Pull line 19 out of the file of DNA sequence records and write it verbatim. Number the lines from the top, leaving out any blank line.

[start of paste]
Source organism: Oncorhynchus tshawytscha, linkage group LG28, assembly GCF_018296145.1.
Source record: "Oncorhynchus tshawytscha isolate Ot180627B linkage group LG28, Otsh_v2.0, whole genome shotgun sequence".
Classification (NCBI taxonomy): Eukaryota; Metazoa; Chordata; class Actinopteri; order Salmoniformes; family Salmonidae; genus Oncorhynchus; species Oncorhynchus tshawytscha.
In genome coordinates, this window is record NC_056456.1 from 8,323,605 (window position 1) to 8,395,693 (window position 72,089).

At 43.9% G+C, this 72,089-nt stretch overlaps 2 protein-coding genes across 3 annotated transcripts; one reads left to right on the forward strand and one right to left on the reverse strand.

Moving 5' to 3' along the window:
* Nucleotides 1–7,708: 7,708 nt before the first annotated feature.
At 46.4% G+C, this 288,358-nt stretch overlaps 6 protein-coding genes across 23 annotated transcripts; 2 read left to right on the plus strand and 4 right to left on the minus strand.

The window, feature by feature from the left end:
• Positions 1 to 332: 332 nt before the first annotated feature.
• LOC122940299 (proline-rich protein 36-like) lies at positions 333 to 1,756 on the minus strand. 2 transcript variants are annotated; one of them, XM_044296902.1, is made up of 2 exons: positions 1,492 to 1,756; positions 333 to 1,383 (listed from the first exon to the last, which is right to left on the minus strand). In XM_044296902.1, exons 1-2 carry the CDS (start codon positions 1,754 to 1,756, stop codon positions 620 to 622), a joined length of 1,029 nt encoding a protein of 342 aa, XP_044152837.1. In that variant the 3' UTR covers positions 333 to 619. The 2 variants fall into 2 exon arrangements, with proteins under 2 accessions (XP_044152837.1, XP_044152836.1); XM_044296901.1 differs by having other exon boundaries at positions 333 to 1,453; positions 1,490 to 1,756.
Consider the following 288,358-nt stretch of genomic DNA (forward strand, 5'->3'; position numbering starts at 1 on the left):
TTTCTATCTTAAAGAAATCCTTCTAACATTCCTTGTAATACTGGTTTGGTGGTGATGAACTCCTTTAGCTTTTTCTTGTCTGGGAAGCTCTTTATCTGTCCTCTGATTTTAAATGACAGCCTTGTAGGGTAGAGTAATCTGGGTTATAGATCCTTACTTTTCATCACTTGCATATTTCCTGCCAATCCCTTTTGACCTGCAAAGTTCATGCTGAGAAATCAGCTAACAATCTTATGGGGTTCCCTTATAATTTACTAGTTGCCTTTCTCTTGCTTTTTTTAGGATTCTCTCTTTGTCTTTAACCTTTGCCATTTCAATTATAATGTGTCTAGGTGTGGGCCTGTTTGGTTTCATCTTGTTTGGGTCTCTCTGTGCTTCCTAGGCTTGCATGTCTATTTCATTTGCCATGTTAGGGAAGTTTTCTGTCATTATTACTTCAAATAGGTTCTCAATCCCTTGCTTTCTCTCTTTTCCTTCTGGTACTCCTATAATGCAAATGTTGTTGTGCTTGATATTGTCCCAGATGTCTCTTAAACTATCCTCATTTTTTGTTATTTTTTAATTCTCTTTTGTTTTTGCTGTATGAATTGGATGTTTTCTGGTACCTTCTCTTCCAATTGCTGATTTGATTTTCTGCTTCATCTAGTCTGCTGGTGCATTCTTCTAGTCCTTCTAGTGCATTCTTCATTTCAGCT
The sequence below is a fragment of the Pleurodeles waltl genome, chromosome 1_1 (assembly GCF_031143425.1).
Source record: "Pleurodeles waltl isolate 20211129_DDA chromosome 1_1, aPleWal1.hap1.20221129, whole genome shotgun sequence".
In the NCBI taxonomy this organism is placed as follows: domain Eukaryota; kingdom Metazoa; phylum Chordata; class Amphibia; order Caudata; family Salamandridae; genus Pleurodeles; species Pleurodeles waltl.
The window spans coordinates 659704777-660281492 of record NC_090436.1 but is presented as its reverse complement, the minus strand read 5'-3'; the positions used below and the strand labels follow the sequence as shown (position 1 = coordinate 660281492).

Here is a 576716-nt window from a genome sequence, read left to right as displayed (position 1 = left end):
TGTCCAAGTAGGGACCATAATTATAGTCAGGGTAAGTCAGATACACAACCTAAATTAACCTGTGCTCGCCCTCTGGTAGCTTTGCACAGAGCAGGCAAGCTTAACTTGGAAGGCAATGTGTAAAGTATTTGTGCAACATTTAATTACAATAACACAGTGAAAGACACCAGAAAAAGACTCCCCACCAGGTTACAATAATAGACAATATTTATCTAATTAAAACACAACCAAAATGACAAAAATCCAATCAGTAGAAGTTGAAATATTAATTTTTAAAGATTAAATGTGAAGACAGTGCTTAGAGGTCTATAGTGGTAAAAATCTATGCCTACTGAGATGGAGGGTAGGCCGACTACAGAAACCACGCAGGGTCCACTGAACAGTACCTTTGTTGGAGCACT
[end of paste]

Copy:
TGTCCAAGTAGGGACCATAATTATAGTCAGGGTAAGTCAGATACACAACCTAAATTAACCTGTGCTCGCCCTCTGGTAGCTTTGCACAGAGCAGGCAAGCTTAACTTGGAAGGCAATGTGTAAAGTATTTGTGCAACATTTAATTACAATAACACAGTGAAAGACACCAGAAAAAGACTCCCCACCAGGTTACAATAATAGACAATATTTATCTAATTAAAACACAACCAAAATGACAAAAATCCAATCAGTAGAAGTTGAAATATTAATTTTTAAAGATTAAATGTGAAGACAGTGCTTAGAGGTCTATAGTGGTAAAAATCTATGCCTACTGAGATGGAGGGTAGGCCGACTACAGAAACCACGCAGGGTCCACTGAACAGTACCTTTGTTGGAGCACT